□ Any Demand Loan will be considered as Sub-standard if it remains unpaid for 6 months or beyond but not less then 9 months from the date of claim by the bank or from the date of forced creation of the loan; likewise the loan will be considered as ‘Doubtful’ and ‘Bad & Loss’ if remains unpaid for 9 months or beyond but less then 12 months and for 12 months and beyond respectively.

□ In case any instalment(s) or part of instalment(s) of a Fixed Term Loan is not repaid within the due date, the amount of unpaid instalment(s) will be termed as `defaulted instalment’.

In case of Fixed Term Loans, which are repayable within maximum 5 (five) years of time: –

If the amount of `defaulted instalment’ is equal to or more than the amount of instalment(s) due within 6 months, the entire loan will be classified as ‘Sub-standard’.
If the amount of ‘defaulted instalment’ is equal to or more than the amount of instalment(s) due within 12 months, the entire loan will be classified as ‘Doubtful’.

If the amount of ‘defaulted instalment’ is equal to or more than the amount of instalment(s) due within 18 months, the entire loan will be classified as ‘Bad & Loss’.

In case of Fixed Term Loans, which are repayable in more than 5 (five) years of time: –

□ If the amount of ‘defaulted instalment’ is equal to or more than the amount of instalment(s) due within 12 months, the entire loan will be classified as ‘Sub-standard.’
□ If the amount of ‘defaulted instalment’ is equal to or more than the amount of instalment(s) due within 18 months, the entire loan will be classified as ‘Doubtful’.
□ If the amount of ‘defaulted instalment ‘is equal to or more than the amount of instalment(s) due within 24 months, the entire loan will be classified as ‘Bad & Loss’.

Explanation: If any Fixed Term Loan is repayable at monthly instalment, the amount of instalment(s) due within 6 months will be equal to the amount of summation of 6 monthly instalments. Similarly, if repayable at quarterly instalment, the amount of instalment(s) due within 6 months will be equal to the amount of summation of 2 quarterly instalments.

(B) Qualitative Judgement:

If any uncertainty or doubt arises in respect of recovery of any Continuous Loan, Demand Loan or Fixed Term Loan, the same will have to be classified on the basis of qualitative judgement be it classifiable or not on the basis of objective criteria.

If any situational changes occur in the stipulations in terms of which the loan was extended or if the capital of the borrower is impaired due to adverse conditions or if the value of the securities decreases or if the recovery of the loan becomes uncertain due to any other unfavorable situation, the loan will have to be classified on the basis of qualitative judgement .

Besides, if any loan is illogically or repeatedly re-scheduled or the norms of re-scheduling are violated or instances of (propensity to) frequently exceeding the loan-limit are noticed or legal action is lodged for recovery of the loan or the loan is extended without the approval of the proper authority, it will have to be classified on the basis of qualitative judgement .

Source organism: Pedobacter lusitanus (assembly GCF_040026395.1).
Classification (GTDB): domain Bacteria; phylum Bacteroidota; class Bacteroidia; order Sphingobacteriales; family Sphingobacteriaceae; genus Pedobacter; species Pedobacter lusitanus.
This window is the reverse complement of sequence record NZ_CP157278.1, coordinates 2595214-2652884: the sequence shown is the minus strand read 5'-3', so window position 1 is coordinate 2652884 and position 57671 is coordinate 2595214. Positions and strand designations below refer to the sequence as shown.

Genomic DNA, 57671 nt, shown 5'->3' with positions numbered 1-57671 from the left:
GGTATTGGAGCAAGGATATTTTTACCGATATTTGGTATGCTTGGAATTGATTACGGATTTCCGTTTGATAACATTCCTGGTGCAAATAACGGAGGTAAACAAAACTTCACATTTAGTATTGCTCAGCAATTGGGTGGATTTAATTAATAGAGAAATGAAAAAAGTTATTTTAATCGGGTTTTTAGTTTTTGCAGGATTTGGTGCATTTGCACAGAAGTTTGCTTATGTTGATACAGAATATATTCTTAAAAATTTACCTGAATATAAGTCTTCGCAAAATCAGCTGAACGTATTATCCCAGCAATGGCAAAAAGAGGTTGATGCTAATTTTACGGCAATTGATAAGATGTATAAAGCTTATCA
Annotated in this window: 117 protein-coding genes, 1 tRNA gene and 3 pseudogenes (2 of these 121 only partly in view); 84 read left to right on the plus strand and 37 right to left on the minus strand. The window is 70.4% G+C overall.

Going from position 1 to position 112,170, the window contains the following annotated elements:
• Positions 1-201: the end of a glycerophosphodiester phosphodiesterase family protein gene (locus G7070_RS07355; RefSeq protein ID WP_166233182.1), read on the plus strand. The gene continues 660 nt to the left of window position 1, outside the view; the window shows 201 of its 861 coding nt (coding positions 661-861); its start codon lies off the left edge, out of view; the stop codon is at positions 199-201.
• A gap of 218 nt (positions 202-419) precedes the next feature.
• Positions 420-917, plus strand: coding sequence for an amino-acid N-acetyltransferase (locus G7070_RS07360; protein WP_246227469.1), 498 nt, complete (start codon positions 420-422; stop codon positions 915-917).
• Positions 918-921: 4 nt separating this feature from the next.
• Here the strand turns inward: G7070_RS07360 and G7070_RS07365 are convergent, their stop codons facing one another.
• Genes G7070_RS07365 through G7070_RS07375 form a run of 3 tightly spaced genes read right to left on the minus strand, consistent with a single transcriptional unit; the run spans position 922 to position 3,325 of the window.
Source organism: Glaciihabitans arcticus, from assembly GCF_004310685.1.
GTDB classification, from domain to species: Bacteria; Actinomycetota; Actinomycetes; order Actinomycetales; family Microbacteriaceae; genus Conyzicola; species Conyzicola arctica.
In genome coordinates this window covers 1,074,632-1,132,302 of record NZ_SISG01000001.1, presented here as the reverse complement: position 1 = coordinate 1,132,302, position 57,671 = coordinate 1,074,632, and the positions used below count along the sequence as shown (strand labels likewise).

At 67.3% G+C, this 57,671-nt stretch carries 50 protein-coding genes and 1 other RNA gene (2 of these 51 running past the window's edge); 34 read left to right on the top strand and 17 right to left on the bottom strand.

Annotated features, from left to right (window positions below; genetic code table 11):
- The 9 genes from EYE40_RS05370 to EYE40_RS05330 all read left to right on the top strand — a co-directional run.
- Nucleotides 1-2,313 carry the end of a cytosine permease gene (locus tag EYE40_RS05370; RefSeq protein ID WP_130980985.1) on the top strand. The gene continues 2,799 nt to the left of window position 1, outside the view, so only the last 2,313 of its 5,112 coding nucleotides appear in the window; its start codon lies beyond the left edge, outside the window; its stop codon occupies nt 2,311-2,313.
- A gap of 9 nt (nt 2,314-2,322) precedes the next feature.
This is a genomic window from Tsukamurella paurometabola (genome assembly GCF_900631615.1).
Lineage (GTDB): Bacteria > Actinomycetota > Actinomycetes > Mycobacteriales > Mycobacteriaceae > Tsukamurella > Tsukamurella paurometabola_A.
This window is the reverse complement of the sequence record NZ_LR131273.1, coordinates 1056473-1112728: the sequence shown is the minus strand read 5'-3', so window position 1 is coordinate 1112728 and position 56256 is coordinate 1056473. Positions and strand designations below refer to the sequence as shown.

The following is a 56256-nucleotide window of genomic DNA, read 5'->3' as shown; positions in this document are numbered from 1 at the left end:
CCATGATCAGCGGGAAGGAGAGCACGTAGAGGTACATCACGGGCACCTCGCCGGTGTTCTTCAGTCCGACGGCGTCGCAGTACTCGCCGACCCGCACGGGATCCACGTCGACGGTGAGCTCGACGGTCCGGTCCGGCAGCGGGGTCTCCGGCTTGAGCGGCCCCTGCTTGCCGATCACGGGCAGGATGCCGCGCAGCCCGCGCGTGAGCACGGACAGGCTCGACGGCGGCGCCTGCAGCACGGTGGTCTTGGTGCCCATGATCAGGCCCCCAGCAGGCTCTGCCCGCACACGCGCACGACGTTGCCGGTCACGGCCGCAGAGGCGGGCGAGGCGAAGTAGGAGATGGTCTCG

Despite the probability of any loan’s being affected due to the reasons stated above or for any other reasons, if there exists any hope for change of the existing condition by resorting to proper steps, the loan, on the basis of qualitative judgement, will be classified as ‘Sub-standard’. But even if after resorting to proper steps, there exists no certainty of total recovery of the loan, it will be classified as ‘Doubtful’ and even after exerting the all-out effort, there exists no chance of recovery, it will be classified as ‘ Bad & Loss’ on the basis of qualitative judgement.

The concerned bank will classify on the basis of qualitative judgement and can declassify the loans if qualitative improvement does occur.

But if any loan is classified by the Inspection Team of Bangladesh Bank, the same can be declassified with the approval of the Board of Directors of the bank. However, before placing such case to the Board, the CEO and concerned branch manager shall have to certify that the conditions for declassification have been fulfilled.

a) Any change in classification criteria provided by the Bangladesh Bank shall supersede this grading system for classified accounts.
b) An account may also be classified based on qualitative judgment in line with Bangladesh Bank guidelines.
c) A particular bank may have classification criteria stricter than Bangladesh Bank guidelines.


The following step-wise activities outline the detail process for arriving at credit risk grading.

Credit risk for counterparty arises from an aggregation of the following:

 Financial Risk
 Business/Industry Risk
 Management Risk
 Security Risk
 Relationship Risk

Each of the above mentioned key risk areas require to be evaluated and aggregated to arrive at an overall risk grading measure.

a) Evaluation of Financial Risk:
Risk that counterparties will fail to meet obligation due to financial distress. This typically entails analysis of financials i.e. analysis of leverage, liquidity, profitability & interest coverage ratios. To conclude, this capitalizes on the risk of high leverage, poor liquidity, low profitability & insufficient cash flow.

b) Evaluation of Business/Industry Risk:
Risk that adverse industry situation or unfavorable business condition will impact borrowers’ capacity to meet obligation. The evaluation of this category of risk looks at parameters such as business outlook, size of business, industry growth, market competition & barriers to entry/exit. To conclude, this capitalizes on the risk of failure due to low market share & poor industry growth.